I walked around to Conyngham Road to catch the Sperry train on its way into the Phoenix Park Tunnel.
This day last week (13 October 2018), I traveled on and photographed Railway Preservation Society of Ireland’s autumn diesel tour called The Southwestern.
Damp dark weather may make it difficult to expose over the shoulder lit three quarter views, and it may ruin Lumixes (See: Final Frame? Lumix LX7 Coils Up), but it’s ideal for making black & white photos on film.
Working with my battle-worn Canon EOS-3 with a 40mm pancake lens, I exposed this view of the train at Cork’s Kent Station using Kodak Tri-X.
On Monday, I processed the film using Ilford ID11 mixed 1-1 with water. Following a presoak with exceptionally dilute HC110 to initiate development, I gave the film 7 minutes and 30 seconds in the ID11 at 68F (20C) with intermittent agitation.
I scanned the negatives using an Epson V500 flatbed scanner and made nominal contrast adjustments using Lightroom.
Last week on a visit to Cork, I made these views of Irish Rail’s 2600 railcars working Cork-Cobh and Cork-Midleton services from Glounthaune village looking across the water toward Glounthaune/Cobh Junction station.
I was working with my FujiFilm XT1 and Canon EOS-3 cameras. The Canon was loaded with Provia 100F, and we’ll have to wait for the slides to be processed.
Regular Tracking the Light readers know that I often favor low-light ‘glint’.
This is tricky light to expose satisfactorily. It is a matter of getting the balance between highlights and shadows right, which is a subjective decision on the part of the photographer.
Yesterday, 13 October 2018, I exposed these views of an LED (light emitting diode) signal on Irish Rail at Limerick Junction.
Take a careful look at the yellow aspects in the respective images.
In the top photo, the yellow LEDs appear relatively dim (and much dimmer than they seemed in person). On the bottom photo these are brighter.
Many LEDs do not produce constant light output and flicker many times a second. Although you cannot see this with your naked eye and the light output appears constant, in fact the light is blinking. When you use a fast shutter speed the camera only captures a portion of the light emitted and so the signal lights seem too dim.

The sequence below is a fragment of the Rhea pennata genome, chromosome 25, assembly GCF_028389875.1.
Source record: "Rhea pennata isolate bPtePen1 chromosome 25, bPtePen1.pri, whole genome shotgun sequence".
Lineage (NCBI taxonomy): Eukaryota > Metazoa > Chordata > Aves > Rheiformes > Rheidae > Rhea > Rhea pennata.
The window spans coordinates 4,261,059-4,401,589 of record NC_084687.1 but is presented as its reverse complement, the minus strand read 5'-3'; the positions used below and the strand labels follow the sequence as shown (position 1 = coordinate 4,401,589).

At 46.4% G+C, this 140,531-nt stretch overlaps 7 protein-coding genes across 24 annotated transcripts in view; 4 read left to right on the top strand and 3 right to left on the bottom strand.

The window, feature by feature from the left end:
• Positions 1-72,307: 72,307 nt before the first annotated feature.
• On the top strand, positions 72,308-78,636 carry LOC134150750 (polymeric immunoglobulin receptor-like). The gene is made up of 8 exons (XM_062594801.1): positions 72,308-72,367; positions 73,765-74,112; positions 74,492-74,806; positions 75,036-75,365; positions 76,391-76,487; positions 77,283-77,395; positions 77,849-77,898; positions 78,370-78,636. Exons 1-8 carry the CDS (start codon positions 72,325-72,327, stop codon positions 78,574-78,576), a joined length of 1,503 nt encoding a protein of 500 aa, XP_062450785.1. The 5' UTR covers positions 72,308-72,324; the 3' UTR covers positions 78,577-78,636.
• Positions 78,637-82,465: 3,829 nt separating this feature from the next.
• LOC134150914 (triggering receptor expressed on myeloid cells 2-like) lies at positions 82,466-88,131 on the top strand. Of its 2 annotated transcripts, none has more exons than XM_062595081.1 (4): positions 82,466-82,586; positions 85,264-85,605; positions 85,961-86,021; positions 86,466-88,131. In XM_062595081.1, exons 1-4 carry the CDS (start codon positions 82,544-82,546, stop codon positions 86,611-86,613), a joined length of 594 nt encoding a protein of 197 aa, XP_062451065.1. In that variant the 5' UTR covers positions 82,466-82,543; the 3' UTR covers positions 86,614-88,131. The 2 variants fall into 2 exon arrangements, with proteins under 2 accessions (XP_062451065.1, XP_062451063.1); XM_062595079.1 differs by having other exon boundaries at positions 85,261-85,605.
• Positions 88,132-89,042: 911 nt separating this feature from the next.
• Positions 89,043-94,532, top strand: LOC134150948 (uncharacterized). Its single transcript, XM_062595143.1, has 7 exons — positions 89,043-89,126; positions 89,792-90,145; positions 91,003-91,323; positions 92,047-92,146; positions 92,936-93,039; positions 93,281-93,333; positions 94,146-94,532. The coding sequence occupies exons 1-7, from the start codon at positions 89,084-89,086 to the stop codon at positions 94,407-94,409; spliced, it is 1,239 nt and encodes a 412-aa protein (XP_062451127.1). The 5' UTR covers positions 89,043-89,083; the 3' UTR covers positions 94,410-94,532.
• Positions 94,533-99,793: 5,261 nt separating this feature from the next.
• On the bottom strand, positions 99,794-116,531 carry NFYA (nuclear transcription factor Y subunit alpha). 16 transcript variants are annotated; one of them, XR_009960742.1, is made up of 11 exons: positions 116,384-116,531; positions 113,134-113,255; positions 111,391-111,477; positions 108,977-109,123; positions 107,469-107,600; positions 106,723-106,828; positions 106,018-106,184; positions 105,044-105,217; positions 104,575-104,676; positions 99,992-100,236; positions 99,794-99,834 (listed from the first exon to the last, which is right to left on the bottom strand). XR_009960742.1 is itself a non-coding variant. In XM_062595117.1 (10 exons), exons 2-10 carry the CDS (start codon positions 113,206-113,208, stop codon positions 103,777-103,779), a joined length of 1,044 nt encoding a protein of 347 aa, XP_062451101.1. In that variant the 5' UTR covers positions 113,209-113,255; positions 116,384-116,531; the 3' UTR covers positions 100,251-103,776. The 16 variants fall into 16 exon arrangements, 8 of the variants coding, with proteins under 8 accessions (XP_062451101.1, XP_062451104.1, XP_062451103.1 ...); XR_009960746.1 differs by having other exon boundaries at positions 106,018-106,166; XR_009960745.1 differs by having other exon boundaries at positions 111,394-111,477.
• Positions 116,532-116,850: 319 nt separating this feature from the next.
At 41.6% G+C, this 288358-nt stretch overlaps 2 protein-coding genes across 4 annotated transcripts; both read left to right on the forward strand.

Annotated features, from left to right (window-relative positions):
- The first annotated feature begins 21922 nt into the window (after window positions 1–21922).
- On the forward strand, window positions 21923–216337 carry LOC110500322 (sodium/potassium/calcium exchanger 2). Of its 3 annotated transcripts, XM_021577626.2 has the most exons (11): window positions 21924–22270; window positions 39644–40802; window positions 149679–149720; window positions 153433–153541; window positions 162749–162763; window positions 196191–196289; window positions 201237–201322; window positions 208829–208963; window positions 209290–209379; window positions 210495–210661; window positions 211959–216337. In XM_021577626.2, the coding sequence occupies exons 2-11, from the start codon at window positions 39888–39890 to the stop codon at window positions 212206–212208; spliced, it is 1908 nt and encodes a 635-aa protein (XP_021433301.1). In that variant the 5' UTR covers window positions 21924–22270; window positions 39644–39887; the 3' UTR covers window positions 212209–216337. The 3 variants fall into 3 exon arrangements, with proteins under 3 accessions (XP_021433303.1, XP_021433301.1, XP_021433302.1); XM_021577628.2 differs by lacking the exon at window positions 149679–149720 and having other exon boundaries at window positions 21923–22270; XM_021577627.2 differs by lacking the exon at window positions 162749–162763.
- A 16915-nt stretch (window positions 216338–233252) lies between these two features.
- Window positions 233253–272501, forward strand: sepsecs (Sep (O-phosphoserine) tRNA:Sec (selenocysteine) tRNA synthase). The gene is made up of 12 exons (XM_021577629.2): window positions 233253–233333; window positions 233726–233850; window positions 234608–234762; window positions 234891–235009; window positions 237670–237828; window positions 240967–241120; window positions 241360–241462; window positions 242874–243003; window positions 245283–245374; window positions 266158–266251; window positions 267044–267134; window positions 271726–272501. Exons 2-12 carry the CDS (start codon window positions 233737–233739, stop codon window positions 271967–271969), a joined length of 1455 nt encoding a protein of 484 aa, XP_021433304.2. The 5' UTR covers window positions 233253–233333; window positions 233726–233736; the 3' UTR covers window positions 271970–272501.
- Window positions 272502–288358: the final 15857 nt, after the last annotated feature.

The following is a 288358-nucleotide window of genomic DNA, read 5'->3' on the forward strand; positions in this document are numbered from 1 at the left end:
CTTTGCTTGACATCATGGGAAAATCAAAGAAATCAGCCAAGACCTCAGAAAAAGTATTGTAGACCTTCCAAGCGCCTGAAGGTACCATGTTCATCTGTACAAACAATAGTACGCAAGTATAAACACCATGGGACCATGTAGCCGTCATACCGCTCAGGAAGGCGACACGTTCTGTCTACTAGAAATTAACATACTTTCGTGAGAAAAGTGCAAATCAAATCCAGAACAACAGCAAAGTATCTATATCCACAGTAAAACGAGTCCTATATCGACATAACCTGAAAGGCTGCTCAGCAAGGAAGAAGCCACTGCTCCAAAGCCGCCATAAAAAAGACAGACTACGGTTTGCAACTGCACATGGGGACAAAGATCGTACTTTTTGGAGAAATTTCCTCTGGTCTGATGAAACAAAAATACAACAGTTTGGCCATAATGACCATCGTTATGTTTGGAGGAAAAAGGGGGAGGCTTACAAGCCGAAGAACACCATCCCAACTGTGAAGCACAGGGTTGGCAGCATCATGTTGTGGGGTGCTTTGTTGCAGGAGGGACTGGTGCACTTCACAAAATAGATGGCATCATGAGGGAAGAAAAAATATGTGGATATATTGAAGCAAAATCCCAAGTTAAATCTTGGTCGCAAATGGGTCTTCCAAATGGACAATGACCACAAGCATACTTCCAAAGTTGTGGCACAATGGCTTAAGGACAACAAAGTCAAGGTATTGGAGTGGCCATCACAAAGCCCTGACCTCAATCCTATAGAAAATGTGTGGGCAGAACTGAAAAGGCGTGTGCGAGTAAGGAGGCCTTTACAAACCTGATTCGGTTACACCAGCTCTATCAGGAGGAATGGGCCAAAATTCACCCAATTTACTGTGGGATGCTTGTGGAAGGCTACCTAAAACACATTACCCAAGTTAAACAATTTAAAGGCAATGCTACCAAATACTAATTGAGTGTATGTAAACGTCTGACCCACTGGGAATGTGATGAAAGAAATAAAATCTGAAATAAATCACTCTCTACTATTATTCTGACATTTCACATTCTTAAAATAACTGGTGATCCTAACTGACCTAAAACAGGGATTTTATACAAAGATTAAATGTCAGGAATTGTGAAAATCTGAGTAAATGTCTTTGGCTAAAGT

The key when photographing LED signals is to use a relatively low shutter speed. In this case 1/60thof second is much better than 1/400th.
Another tip when making effective LED signal photos is to make the most of subdued lighting which can make the signals seem brighter than the light around them.
Over the weekend, Ken Fox, Donncha Cronin and I made an exploration of abandoned Irish railways in counties Carlow and Wexford.
We began at Bagenalstown and worked our toward Wexford.
I find long abandoned railways inherently compelling, but sometimes difficult to convey in pictures.
This is a selection of images from my FujiFilm XT1 on the Bagenalstown to Palace East route, a line shut to traffic in the 1960s. In some places structures, bridges and rights-of-way remain, in others the line has been reclaimed and there’s virtually nothing left to see.
These photos are to convey the aura of the closed line, I’ve made no effort to place them in geographical order.
In tomorrow’s post, I’ll cover the visual highlight of the line.
John E. Gruber, photographer, editor, author and friend—passed away October 9, 2018, aged 82.
John was a generous man with a keen eye who selflessly promoted railroad photography, history, art and preservation. He was visionary, multi-talented and prolific.
While early on he made a name through his clever insightful lens-work, John’s greatest contributions to railroad image making were through his promotion of other image makers and his abilities to connect people.
His legacy will be the many friendships he made, the ideas he fostered, and setting the bar ever higher for railroad image making.
Among the dozens of images I made of John over the last 25 years are these black & white photos from a trip we made together in 2016.
I always enjoyed John’s company; and his work inspired me in more ways than I can articulate. He and I collaborated on many projects, including no less than five books. He will be missed.
Rest in Peace John.
Here’s a link to a Trains podcast interview I conducted with John back in August.
As I got off the down Waterford train from Dublin at Bagenalstown, County Carlow, I immediately began considering photo options. I didn’t have much time, because the train was only in the station for a couple of minutes.
I took a position at the back of the Irish Rail ICR adjacent to the old station building, and made a series of digital photos using my FujiFilm XT1 with 18-135mm Fuji zoom lens.
I’ve selected two of the sequence here: One wide angle, one telephoto; same camera, same location, same vantage point, same railcar, but different focal lengths.